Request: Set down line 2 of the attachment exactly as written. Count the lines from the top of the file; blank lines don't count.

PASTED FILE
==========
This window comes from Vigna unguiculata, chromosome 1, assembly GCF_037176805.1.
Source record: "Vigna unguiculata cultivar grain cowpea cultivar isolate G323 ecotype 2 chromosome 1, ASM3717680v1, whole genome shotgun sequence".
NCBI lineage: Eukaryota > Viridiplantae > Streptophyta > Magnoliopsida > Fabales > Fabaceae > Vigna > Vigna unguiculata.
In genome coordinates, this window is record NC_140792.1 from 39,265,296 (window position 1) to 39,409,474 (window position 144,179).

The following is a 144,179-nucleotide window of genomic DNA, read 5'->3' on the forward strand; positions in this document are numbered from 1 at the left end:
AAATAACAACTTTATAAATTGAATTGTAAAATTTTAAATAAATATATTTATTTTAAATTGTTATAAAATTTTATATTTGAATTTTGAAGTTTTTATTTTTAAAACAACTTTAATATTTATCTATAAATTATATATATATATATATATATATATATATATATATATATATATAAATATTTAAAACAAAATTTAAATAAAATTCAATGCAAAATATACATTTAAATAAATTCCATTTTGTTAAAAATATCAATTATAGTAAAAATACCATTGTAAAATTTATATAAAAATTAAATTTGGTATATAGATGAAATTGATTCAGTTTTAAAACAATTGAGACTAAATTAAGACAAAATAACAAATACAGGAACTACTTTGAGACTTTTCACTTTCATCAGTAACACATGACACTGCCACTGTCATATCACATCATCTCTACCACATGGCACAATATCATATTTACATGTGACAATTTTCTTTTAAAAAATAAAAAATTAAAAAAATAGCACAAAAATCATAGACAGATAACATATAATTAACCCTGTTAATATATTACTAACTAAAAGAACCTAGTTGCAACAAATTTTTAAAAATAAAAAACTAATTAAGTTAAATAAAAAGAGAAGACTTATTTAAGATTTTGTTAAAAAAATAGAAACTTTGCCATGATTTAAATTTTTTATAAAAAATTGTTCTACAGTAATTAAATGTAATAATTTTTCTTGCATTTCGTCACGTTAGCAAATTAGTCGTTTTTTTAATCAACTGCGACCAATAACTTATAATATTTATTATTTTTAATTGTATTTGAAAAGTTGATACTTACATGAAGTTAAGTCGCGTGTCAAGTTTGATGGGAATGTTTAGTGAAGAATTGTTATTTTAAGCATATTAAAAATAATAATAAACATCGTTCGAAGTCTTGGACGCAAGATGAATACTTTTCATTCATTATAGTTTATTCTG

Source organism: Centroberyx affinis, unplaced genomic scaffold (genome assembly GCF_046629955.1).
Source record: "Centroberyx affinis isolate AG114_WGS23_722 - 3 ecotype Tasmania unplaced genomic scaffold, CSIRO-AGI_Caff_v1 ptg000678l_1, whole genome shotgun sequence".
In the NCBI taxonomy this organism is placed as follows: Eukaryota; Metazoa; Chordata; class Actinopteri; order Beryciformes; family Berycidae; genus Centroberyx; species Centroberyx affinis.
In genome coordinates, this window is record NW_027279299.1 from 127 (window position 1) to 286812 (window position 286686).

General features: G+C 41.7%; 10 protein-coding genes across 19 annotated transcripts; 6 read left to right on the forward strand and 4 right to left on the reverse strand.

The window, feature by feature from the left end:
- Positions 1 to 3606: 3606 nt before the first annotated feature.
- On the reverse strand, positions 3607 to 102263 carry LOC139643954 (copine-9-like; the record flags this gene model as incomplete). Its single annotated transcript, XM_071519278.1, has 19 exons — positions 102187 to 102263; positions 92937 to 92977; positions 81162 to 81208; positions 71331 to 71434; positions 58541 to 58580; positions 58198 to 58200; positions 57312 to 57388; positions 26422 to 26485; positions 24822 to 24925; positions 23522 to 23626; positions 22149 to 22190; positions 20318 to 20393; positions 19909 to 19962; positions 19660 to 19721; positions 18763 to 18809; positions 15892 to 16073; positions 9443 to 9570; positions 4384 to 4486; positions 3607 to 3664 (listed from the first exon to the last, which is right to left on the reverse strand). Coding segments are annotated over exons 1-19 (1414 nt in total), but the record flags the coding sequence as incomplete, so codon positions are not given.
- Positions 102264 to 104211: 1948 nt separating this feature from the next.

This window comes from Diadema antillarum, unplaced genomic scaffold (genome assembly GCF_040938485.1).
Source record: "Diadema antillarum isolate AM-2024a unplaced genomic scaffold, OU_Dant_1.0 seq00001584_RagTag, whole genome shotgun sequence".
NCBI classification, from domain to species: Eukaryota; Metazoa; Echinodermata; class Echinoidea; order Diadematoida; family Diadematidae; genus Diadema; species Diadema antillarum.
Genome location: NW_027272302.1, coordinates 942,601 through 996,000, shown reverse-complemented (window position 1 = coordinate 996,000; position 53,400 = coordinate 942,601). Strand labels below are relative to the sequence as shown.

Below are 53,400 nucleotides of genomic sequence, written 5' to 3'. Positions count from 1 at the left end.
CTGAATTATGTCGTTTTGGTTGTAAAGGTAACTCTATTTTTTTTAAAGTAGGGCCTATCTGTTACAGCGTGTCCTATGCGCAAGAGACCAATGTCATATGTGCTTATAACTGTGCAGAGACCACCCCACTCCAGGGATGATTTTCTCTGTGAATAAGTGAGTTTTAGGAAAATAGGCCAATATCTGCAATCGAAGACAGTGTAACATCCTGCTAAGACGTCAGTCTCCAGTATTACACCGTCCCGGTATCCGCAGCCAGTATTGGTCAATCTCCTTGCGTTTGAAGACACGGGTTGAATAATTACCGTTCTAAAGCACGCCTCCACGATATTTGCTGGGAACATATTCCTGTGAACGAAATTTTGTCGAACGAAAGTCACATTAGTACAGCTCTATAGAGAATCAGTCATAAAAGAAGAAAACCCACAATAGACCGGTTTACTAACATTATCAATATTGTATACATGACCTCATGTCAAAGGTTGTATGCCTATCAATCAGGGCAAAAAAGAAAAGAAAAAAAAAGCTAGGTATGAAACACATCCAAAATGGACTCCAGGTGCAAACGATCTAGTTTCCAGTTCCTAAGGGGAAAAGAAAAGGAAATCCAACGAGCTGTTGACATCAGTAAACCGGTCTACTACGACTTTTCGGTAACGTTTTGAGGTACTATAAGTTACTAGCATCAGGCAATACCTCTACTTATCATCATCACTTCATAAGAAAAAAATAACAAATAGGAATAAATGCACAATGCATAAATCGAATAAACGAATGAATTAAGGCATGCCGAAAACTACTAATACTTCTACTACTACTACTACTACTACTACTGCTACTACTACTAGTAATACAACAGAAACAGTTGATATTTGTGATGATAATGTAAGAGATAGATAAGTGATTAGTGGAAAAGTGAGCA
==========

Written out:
Source record: "Vigna unguiculata cultivar grain cowpea cultivar isolate G323 ecotype 2 chromosome 1, ASM3717680v1, whole genome shotgun sequence".